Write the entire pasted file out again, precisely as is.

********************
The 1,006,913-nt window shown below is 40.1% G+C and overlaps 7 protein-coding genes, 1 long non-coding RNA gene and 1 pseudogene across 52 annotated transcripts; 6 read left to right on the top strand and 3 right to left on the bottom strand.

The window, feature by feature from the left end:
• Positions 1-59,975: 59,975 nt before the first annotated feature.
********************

The 1,006,913-nt window shown below is 40.1% G+C and overlaps 7 protein-coding genes, 1 long non-coding RNA gene and 1 pseudogene across 52 annotated transcripts; 6 read left to right on the top strand and 3 right to left on the bottom strand.

The window, feature by feature from the left end:
• Positions 1-59,975: 59,975 nt before the first annotated feature.